As I’ve frequently mentioned, I’m a Grade A gadget geek, and require little excuse to get a new gadget, especially when it can be couched as something that aids fitness, and has an IT-management spin. I’ve spent the last couple of weeks running with Motorola’s Android-powered Motoactv fitness watch. It’s a neat device in that it interfaces with my existing heart-rate strap, plays MP3s to bluetooth-connected headphones, and even contains a WiFi radio that uploads workout data automagically when I return from a run.
It’s a nice feature set, and frankly amazes me that all of this fits in a watch-sized package. From an IT management perspective, you have a highly connected device sporting Bluetooth, ANT+ (a fitness device radio standard), GPS, and WiFi, all running on a connected, standards-based operating system at a commodity price, that fits in a water resistant, watch-sized case. This would have been unfathomable a decade ago, in a world of proprietary industrial controllers that cost the same as dozens of Motoactvs.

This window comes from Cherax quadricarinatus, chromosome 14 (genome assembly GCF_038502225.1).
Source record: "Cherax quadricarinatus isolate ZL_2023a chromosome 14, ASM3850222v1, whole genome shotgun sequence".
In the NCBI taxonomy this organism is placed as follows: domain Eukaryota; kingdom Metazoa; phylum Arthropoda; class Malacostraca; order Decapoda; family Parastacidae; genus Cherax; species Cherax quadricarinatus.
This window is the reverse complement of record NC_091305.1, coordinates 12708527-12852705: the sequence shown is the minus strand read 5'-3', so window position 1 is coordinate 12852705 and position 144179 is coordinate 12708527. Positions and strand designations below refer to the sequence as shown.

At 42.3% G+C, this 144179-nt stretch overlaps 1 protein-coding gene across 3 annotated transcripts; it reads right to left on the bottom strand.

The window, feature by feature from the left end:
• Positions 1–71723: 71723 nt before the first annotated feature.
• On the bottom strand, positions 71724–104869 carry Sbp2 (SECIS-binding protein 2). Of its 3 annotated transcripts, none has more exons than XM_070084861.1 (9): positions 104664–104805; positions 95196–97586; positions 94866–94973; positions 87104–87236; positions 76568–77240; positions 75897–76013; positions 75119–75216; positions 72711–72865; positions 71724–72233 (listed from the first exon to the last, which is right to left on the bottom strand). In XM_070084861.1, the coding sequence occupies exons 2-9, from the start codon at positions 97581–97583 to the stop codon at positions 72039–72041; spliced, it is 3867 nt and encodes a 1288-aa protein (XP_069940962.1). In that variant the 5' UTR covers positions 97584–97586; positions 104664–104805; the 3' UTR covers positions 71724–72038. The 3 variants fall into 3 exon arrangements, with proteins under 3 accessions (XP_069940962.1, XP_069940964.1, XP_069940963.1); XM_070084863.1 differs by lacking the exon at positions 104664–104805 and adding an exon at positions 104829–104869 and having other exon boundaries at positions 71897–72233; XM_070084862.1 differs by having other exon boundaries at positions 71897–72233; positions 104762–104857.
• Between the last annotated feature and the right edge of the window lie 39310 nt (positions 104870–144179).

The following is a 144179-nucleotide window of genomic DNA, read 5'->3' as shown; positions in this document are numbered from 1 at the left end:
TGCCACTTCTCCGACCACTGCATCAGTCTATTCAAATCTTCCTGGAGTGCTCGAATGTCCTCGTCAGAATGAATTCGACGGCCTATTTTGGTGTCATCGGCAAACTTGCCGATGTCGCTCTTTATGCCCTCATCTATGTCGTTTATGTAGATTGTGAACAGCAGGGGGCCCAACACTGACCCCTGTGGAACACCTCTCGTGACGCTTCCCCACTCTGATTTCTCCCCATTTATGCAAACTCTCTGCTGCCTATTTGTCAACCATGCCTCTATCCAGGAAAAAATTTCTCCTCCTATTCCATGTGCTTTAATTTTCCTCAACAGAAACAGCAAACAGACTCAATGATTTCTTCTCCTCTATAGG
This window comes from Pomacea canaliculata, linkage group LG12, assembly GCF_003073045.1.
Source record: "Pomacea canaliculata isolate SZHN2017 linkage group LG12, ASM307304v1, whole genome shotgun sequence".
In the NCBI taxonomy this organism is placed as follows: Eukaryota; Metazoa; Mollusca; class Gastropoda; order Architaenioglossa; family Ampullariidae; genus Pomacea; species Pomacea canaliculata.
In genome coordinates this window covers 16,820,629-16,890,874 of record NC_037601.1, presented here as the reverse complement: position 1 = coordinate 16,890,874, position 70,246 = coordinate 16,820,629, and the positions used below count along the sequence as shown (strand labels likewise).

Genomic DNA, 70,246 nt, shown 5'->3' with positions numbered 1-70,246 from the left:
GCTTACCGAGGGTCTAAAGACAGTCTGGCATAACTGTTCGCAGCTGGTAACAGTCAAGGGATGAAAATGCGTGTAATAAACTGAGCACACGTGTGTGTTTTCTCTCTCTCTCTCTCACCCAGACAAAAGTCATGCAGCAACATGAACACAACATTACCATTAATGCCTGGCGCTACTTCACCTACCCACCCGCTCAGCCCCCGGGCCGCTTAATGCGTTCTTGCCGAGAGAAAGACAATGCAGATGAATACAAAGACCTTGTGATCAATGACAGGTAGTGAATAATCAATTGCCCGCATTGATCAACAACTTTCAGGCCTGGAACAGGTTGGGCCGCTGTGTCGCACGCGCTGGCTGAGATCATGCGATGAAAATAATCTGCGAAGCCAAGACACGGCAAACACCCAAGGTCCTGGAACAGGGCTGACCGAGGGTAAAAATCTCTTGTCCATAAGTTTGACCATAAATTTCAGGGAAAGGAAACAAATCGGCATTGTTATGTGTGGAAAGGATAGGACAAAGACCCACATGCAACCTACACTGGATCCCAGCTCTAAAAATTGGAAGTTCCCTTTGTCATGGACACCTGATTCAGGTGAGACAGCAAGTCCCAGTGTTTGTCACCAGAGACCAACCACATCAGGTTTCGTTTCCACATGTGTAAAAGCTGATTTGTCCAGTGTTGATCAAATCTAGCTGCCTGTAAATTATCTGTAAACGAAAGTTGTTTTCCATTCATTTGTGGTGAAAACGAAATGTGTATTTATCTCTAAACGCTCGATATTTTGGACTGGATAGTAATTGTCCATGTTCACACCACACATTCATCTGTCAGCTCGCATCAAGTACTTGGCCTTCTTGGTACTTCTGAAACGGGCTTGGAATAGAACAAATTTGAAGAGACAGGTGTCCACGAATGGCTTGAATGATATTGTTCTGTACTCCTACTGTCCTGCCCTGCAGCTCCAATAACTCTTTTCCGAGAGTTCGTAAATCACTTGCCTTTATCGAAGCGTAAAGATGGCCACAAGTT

At these price points and feature sets, the world of “an internet of things” seems more of a possibility. Think of the capabilities (and management challenges) of tiny connected devices that could be embedded in everything from a machine on the shop floor, to a shipping container, each device reporting anything from location, to the status of various connected sensors. A device like the Motoactv not only represents the future of IT, but shows that innovation is truly happening in the consumer space, both in terms of capabilities and increasingly commoditized pricing.